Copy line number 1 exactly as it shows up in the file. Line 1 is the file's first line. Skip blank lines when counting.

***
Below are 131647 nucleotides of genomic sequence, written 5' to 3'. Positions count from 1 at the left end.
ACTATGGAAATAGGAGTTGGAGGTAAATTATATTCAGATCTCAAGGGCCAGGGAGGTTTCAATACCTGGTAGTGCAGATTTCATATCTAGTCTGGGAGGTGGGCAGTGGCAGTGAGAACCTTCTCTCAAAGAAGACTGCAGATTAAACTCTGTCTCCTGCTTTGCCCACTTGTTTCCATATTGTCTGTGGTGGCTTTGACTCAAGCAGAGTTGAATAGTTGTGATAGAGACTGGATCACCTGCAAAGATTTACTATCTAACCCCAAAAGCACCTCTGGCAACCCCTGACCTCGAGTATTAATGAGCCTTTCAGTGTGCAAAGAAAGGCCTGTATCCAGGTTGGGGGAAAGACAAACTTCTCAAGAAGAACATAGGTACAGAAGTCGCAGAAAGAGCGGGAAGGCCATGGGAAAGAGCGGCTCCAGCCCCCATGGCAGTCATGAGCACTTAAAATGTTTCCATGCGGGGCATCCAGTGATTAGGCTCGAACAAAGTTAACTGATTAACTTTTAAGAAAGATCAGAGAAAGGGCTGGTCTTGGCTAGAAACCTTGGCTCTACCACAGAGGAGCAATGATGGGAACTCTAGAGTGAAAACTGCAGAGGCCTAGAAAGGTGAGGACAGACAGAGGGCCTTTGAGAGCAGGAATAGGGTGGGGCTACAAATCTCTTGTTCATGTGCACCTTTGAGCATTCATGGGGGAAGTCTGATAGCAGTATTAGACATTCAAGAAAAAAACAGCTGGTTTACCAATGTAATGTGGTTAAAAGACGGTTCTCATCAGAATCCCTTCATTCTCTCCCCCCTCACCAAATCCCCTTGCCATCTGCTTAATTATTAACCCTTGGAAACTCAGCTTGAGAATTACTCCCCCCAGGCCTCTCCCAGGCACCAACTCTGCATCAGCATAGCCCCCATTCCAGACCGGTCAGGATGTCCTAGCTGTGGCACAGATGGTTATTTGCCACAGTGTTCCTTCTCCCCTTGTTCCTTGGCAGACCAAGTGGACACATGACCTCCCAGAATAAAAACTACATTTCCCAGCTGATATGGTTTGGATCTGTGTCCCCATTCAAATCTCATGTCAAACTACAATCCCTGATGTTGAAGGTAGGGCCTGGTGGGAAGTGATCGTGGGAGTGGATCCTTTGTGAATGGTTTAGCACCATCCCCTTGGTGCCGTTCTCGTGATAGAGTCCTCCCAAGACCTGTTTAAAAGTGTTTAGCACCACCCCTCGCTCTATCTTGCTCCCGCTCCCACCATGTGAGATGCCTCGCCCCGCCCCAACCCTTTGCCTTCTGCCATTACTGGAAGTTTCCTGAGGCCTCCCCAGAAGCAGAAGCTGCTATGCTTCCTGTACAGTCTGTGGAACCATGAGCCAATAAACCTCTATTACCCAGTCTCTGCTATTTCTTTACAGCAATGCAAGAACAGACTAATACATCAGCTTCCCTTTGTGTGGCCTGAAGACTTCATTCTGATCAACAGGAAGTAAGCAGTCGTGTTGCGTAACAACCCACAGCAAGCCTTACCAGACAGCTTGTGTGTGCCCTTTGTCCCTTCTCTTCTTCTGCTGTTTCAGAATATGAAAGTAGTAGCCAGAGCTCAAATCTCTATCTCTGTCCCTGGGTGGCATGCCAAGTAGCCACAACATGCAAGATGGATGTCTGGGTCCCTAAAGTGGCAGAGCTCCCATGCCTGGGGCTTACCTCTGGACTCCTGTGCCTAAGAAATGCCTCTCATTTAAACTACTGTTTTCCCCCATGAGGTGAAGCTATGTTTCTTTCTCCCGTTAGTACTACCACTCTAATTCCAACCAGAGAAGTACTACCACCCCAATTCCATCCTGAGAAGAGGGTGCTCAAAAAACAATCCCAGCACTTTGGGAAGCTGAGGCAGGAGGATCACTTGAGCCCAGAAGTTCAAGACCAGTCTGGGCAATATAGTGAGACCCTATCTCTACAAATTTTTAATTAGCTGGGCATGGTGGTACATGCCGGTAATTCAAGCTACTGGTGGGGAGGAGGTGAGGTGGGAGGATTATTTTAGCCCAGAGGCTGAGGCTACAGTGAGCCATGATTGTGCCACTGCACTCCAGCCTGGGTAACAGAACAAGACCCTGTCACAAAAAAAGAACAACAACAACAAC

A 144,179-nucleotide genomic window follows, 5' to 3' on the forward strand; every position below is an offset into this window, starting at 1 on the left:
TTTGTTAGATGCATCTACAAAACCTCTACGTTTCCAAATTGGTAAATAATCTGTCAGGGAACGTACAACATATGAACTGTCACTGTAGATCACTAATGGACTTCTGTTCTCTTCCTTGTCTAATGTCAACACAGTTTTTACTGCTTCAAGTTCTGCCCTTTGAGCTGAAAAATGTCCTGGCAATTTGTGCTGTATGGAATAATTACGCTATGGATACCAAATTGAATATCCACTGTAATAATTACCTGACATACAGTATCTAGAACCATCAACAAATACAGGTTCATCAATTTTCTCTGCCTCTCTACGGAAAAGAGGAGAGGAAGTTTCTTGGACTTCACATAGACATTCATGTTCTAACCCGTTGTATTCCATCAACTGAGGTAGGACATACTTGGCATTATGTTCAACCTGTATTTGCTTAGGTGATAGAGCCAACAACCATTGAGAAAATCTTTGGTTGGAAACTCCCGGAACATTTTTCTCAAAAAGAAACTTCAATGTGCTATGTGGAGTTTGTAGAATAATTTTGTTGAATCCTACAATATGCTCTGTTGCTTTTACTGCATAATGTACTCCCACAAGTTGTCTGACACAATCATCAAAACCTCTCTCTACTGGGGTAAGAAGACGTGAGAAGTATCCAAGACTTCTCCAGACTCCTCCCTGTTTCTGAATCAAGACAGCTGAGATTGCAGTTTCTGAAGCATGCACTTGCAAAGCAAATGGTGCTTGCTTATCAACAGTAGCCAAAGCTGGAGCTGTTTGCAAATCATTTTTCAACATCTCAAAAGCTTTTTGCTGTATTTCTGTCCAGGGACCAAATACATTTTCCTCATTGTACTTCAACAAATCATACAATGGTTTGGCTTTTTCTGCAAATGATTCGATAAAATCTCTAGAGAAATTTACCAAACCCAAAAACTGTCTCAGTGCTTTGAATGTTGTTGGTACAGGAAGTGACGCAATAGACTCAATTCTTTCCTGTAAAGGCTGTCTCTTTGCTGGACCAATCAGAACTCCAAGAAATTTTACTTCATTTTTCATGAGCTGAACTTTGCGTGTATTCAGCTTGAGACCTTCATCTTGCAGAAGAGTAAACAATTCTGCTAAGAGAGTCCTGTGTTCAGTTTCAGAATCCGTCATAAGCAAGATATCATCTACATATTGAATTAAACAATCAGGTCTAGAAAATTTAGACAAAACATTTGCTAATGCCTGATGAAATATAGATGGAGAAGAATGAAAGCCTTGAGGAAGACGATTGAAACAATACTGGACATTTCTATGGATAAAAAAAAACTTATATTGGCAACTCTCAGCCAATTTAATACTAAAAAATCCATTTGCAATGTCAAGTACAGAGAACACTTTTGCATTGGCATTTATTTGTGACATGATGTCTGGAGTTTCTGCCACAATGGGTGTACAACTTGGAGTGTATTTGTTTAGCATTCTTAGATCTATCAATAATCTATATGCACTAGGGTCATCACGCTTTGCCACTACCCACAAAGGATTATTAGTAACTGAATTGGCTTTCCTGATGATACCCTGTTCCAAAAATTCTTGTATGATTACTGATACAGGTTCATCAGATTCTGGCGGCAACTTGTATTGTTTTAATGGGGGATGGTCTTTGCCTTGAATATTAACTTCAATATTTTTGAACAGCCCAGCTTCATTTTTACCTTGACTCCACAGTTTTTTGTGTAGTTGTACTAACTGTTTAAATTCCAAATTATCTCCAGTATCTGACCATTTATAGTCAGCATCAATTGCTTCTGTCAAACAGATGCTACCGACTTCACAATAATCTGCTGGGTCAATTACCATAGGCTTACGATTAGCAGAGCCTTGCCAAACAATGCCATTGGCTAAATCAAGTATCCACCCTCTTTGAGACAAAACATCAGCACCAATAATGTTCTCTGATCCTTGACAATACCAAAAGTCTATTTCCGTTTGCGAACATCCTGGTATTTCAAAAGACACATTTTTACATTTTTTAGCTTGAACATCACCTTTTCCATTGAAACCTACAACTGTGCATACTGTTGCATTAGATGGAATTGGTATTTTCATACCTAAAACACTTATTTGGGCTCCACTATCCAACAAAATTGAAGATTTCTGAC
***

Below are 131647 nucleotides of genomic sequence, written 5' to 3'. Positions count from 1 at the left end.